Electriclarryland (the vinyl edition of which devotes one of its four sides to band etchings) gets off to a snorting good start with the manic storm of "Birds," but the rest of the album mainly serves to reconfirm the Surfers' loss of sonic nerve. As the songs make a point of mounting goofball platforms in concept ("Jingle of a Dog's Collar," "The Lord Is a Monkey," "Ulcer Breakout"), the music is spineless and dull, taking halfhearted jokey toe-dips into polluted waters the Buttholes once walked on with sweaty pride.

The Hole Truth, a compilation of sloppy live tracks (1985-'93) plus two '83 demos and an uproarious vintage radio interview (complete with an in-studio musical tribute to Gordon Lightfoot), is much more like it. Captured in its natural state — driving blind drunk down a dirt road with the headlights flashing madly — the band raises a toxic cloud of sonic dirt in mindboggling guitar windstorms ("USSA"), deliciously skeevy vocal showcases ("Moving to Florida," "Cherub," "Bon Song") and barely coordinated band meltdowns ("Psychedelic," a hearteningly ear-busting '93 version of "The Shah Sleeps in Lee Harvey's Grave"). Among the illuminating items in this marauding mess: a primeval studio version of "Butthole Surfer" and a twisted club take on "Hurdy Gurdy Man" five years older than the commercially released studio track.

While still playing bass for the Butties, in addition to the Jackofficers, Pinkus made a record as Daddy Longhead, with drummer Rey Washam (who graduated from Scratch Acid to Steve Albini's Rapeman), guitarist/fiddler Jim Yongue (Waste King Universal) and help from Leary and Butthole drummer King Coffey. Cheatos is an out-of-control hard-rock record with all the crazed invention of the Buttholes and none of the Gibbyness. The layers of furious shredmetal riffology that overwhelm several songs reduces them to showoff filler — whatever wit there is in the lyrics of "Back in '69" or "20 Lb. Jockey," for instance, is swamped out by Yongue's flashy fingerwork — but Pinkus' irredeemable shrieking in "Scar Spangled Boner" makes it clear that extraordinary forces are at work. Agony Column's Richie Turner puts growling death metal vocals to "Pine Box," adding a cacophony that doesn't so much signify the evil that lurks in the hearts of men as amplify it to the point of random violence. In "The Post" (a "traditional" better known to jam-band concertgoers as "Whipping Post"), Daddy Longhead comes across as the Southern boogie band from another planet, eviscerating the genre while glibly respecting most of its standard features.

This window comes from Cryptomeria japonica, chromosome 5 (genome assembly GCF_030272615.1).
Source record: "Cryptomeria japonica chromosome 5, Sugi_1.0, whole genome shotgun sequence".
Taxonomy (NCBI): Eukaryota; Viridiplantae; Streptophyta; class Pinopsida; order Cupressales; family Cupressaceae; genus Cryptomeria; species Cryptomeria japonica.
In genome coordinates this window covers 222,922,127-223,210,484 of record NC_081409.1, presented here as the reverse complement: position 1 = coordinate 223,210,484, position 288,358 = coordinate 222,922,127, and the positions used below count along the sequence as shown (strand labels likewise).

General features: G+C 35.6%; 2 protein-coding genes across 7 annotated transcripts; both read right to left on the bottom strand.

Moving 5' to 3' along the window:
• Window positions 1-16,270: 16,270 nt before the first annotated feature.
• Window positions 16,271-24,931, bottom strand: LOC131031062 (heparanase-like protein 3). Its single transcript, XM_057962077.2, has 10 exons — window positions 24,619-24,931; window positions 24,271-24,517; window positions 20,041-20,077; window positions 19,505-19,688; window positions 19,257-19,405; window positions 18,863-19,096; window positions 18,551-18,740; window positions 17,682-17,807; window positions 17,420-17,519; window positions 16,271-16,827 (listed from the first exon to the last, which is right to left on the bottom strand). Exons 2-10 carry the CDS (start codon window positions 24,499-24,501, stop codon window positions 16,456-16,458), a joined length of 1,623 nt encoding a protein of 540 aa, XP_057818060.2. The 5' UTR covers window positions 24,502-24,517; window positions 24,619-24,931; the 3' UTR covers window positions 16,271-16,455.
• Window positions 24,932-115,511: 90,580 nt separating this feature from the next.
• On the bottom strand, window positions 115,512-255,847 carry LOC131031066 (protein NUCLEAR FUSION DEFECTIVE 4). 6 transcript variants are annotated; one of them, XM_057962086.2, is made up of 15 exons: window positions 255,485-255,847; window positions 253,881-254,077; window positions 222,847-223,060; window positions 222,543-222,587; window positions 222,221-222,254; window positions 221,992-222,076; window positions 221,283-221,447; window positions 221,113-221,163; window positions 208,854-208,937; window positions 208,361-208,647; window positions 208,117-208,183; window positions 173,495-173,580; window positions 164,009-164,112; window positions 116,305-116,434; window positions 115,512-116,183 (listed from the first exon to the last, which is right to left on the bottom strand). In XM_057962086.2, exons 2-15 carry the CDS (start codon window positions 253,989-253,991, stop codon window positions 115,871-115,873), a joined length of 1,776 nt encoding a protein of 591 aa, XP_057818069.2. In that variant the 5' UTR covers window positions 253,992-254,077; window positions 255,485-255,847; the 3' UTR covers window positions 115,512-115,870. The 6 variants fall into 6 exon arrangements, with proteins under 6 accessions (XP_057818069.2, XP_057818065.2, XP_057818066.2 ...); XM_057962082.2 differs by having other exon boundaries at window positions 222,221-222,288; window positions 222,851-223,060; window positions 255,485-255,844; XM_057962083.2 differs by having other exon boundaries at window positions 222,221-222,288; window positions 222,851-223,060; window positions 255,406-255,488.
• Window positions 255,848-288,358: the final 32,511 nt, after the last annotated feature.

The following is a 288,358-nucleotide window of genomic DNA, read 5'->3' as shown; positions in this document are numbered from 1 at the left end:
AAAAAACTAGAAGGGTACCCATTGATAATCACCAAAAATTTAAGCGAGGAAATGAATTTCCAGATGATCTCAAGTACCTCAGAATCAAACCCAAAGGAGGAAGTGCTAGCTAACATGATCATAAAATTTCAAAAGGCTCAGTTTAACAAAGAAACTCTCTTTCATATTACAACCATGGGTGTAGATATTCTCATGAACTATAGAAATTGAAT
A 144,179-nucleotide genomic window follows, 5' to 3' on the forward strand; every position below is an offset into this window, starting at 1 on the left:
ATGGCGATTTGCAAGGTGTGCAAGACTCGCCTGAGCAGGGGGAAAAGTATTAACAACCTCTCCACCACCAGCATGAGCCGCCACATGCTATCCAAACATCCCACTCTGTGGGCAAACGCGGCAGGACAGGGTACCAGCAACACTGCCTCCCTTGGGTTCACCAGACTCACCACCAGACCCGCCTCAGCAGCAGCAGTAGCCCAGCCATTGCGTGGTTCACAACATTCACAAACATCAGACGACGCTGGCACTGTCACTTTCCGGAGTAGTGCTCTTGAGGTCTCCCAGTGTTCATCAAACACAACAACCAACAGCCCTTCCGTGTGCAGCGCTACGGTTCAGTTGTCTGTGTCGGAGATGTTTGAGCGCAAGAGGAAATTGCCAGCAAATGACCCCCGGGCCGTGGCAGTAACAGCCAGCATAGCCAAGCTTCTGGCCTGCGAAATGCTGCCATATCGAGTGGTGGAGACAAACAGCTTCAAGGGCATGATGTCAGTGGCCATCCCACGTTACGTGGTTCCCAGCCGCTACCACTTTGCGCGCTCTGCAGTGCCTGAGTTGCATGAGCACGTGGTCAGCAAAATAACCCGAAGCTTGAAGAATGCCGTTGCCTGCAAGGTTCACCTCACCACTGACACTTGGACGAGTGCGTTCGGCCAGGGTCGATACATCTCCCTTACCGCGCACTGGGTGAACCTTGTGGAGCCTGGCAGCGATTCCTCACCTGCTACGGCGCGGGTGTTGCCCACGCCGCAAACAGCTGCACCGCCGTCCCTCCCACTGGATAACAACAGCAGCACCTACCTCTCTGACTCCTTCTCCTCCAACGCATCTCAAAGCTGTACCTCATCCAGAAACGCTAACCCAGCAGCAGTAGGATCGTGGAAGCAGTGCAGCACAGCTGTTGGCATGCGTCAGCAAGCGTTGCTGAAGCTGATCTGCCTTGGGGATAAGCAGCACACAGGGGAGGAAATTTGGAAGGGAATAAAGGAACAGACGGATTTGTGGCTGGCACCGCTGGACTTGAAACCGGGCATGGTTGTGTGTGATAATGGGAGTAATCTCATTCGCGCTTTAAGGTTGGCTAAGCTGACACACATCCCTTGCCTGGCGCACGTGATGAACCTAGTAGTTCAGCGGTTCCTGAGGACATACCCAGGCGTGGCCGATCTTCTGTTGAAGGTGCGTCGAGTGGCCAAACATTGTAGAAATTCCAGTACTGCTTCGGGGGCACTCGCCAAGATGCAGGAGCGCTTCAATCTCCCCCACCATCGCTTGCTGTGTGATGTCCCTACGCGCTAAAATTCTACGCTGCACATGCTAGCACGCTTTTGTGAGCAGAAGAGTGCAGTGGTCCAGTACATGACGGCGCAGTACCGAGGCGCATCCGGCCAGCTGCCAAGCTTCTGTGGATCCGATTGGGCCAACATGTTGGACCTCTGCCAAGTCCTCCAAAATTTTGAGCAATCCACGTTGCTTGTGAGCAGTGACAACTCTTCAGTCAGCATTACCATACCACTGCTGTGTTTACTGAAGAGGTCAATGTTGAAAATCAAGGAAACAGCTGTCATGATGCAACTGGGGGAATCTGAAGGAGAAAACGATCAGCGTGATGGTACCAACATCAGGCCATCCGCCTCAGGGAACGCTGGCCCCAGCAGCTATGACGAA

So far, Leary (who has produced albums for the Meat Puppets, Daniel Johnston and Supersuckers, among others) is the only Surfer to release an official solo album. The History of Dogs, undertaken with no help whatsoever, offers his topical commentary on the Gulf War, Native American rights and space travel, sung (frequently double-tracked in high and low voices) over restrained arrangements in a variety of non-Buttholian modes: mock-symphonics, acoustic pop, heavy rock, dance-hall piano. Although The History of Dogs is surprising in its relative propriety, Leary still manages to make his seriousness sound mocking.

In his spare time, King Coffey runs the Trance Syndicate label and records as Drain, a trio with guitarist David McCreath (who had previously played with the drummer in the brilliantly named Hugh Beaumont Experience) and bassist Owen McMann of the Cherubs. With vocals kept at bay behind distortion and disregard, Pick Up Heaven slackly piles together rugged guitar, driving rhythms, keyboards and (on the incongruous techno-styled "Instant Hippie") samples for a weenie-roast as noisy as it is pointless. The group released a second album, Offspeed and in There, four years later.

Besides the Surfers, the Jackofficers, guest shots with Ministry, album production for the Rev. Horton Heat and a radio show in Austin, Gibby sings in a quartet called P with Austin guitarist/songwriter Bill Carter actor/guitarist Johnny Depp and actor/drummer Sal Jenco. Although shaped into a Texas roots-rock boogie sound, P is everything a Butthole Surfers album should be: sick and twisted, dayglo, vulgar, ugly and funny, mean-spirited and self-abusive, out of control and shameless. Gibby is in top form, describing a funhouse ride of vocal hysterics; he even whips out an impressive scrawling noise-guitar solo. Beyond the nearly sincere cover of ABBA's "Dancing Queen" and a full-frontal clambake (complete with electric sitar) of Daniel Johnston's queasy "I Save Cigarette Butts," the group's own inventions are richly absurd, whether taking friendly pop aim at "Michael Stipe," exploring the depths of dub in "Jon Glenn (Mega Mix)" or wailing out a rugged twelve-bar, "White Man Sings the Blues."

[John Leland/Ira Robbins]
   See also Beme Seed, Fearless Iranians From Hell, Meat Puppets, Ministry